Review: Wonderful cast charms in 'Best Exotic Marigold Hotel'

Evelyn (Judi Dench) feels at home in the crowded streets of Jaipur in "The Best Exotic Marigold Hotel."

Photo by Ishika Mohan

Evelyn (Judi Dench) feels at home in the crowded streets of Jaipur in "The Best Exotic Marigold Hotel."

A group of British retirees decide to "outsource" their retirement to less expensive and seemingly exotic India. Enticed by advertisements for the newly restored Marigold ...

Rating: PG-13 for sexual content and language

Length: 118 minutes

Released: May 4, 2012 Limited

Cast: Bill Nighy, Maggie Smith, Judi Dench, Tom Wilkinson, Dev Patel

Director: John Madden

Writer: Deborah Moggach

More info and showtimes »

You're not supposed to judge a book by its cover, but in the case of "The Best Exotic Marigold Hotel," you might as well. It looks like a charming, feel-good movie about retirees, and it is.

Of course, with a cast that includes Judi Dench, Maggie Smith, Tom Wilkinson and Bill Nighy, it's also a film with great performances that ring true in the midst of a fanciful setting. And it rakes through more than its share of issues in its endearing 124 minutes.

"The Best Exotic Marigold Hotel" tells the story of a handful of British golden boomers, baby boomers who have hit their golden years and, rightly or wrongly, expect the reward implicitly promised to their generation. They've worked hard, raised families and served society, and now they'd like a well-earned rest in pleasant, comfortable surroundings.

Varying circumstances bring together widow Evelyn Greenslade (Dench); retired civil servant Douglas Ainslee (Nighy) and wife Jean (Penelope Wilton); retired judge Graham Dashwood (Wilkinson); divorced grandmother Madge Hardcastle (Celia Imrie); faded ladies' man Norman Cousins (Ronald Pickup); and retired housekeeper Muriel Donnelly (Smith).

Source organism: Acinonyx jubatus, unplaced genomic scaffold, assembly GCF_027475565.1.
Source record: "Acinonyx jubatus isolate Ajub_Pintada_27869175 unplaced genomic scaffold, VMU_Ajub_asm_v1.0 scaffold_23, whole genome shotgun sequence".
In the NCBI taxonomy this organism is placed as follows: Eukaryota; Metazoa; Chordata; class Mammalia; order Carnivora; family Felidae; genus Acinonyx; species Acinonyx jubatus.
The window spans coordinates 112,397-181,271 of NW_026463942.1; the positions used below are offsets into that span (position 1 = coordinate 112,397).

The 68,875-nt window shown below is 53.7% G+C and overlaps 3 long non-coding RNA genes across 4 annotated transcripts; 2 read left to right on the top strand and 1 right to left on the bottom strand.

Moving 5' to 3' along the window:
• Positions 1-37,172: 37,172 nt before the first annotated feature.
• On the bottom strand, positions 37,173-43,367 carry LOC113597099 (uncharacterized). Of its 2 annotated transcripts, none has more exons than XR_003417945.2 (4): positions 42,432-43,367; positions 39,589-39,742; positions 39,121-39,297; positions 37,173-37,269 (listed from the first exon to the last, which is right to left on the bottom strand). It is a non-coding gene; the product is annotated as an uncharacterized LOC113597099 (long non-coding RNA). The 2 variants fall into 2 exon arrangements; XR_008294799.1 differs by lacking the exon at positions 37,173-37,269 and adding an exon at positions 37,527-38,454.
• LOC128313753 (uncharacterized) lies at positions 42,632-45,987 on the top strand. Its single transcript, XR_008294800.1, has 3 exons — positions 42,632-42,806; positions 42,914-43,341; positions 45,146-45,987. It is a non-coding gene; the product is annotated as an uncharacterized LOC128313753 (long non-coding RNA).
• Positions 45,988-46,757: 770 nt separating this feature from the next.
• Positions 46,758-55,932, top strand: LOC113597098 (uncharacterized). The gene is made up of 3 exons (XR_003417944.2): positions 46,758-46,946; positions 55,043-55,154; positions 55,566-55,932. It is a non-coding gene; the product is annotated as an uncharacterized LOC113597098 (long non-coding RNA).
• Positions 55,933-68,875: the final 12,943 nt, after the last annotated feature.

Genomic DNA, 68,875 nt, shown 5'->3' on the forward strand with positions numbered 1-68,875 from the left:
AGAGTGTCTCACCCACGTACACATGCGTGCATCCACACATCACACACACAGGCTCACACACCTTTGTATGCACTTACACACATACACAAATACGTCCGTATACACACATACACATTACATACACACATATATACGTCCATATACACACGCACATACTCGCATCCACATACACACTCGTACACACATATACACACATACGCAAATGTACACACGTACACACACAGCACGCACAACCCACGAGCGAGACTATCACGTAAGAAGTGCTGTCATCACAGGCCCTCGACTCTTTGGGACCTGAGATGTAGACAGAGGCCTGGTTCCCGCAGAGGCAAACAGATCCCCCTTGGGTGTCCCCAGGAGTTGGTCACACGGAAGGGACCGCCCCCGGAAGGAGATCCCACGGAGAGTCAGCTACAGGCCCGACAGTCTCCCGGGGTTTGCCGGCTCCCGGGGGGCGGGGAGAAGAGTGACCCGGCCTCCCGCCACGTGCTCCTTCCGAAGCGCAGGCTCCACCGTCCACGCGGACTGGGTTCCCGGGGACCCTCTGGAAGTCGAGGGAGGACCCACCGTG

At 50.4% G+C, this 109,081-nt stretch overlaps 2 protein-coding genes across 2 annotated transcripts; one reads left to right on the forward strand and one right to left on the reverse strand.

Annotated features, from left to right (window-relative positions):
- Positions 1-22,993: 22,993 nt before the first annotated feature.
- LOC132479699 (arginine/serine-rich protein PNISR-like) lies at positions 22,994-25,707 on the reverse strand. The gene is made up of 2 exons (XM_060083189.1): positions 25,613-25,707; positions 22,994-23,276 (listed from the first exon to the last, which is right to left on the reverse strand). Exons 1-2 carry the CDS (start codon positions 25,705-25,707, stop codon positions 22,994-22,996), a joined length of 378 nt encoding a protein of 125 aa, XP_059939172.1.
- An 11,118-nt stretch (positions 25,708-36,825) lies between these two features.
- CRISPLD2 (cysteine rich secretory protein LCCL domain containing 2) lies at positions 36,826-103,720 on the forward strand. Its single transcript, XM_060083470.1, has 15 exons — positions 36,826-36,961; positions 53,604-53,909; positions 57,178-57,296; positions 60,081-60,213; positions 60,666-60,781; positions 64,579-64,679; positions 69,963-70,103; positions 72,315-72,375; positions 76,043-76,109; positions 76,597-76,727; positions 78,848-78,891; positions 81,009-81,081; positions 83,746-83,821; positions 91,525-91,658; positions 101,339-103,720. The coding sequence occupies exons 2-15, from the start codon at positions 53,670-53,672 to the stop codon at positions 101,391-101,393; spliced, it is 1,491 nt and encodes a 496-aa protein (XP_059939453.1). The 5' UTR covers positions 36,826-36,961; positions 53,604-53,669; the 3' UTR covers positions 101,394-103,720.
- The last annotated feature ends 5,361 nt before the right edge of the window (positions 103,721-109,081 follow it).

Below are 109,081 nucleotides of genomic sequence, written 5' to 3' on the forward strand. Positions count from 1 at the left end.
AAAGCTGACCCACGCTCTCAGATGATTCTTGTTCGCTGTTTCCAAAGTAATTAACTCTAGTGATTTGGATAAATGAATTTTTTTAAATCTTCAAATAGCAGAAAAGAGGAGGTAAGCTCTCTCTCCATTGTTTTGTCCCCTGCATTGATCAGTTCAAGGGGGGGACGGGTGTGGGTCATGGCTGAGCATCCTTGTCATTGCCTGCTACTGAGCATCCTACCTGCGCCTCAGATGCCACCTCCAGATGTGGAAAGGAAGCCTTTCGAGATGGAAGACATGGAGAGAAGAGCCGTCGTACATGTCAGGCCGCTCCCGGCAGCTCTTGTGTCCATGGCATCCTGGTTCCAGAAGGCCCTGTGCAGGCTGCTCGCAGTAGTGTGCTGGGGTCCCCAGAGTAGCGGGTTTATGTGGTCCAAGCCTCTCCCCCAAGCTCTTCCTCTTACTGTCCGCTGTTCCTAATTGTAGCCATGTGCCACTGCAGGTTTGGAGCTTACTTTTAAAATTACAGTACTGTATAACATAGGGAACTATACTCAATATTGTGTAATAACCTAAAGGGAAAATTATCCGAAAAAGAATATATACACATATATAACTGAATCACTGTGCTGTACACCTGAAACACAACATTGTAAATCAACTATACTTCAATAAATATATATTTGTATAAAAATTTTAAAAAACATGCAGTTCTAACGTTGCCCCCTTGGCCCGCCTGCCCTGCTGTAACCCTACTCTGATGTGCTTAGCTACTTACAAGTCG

All these folks stumble upon advertising for the Best Exotic Marigold Hotel, a newly renovated hotel in Jaipur, India, that caters to seniors. When they arrive, they find that the hotel doesn't live up to its billing, but the eager young manager, Sonny Kapoor (Dev Patel), is so genial and persuasive that they stay.

Some of the Brits quickly fall under India's charm. Others take longer to come around, while others refuse to embrace anything different. Most of the seniors are on a quest of some kind though some don't realize that immediately.

With an ensemble, there are always characters that stand out and ones that are subordinate. Evelyn, Graham, Douglas and Muriel get the most attention and the most satisfactory resolutions; Jean, Norman and Madge are more two-dimensional, but Wilton, Pickup and Imrie give them life.

The romantic adventures of Sonny and his girlfriend, Sunaina (Tena Desae), add humor, complexity and a youthful angle to the proceedings. Patel ("Slumdog Millionaire") gives voice to the Indian philosophy that colors the film: "Everything will be all right in the end. If it's not all right, then it's not the end."

The screenplay by Ol Parker (based on the novel "These Foolish Things" by Deborah Moggach) addresses the obvious — ageism and the patronization of seniors. But it also deals with outsourcing and customer service, racial prejudice and bigotry, class prejudice among Brits and Indians, the taboos of homosexuality, sexuality among seniors, fallout from the world's financial crisis, employer-worker relations and respect for history vs. modernization.

Director John Madden ("Shakespeare in Love") elicits wonderful performances from his cast and creates a setting that feels both exotic and honest. It may be their colonial history that draws Brits to the magic of India, but "The Best Exotic Marigold Hotel" communicates that magic with viewers of all backgrounds.

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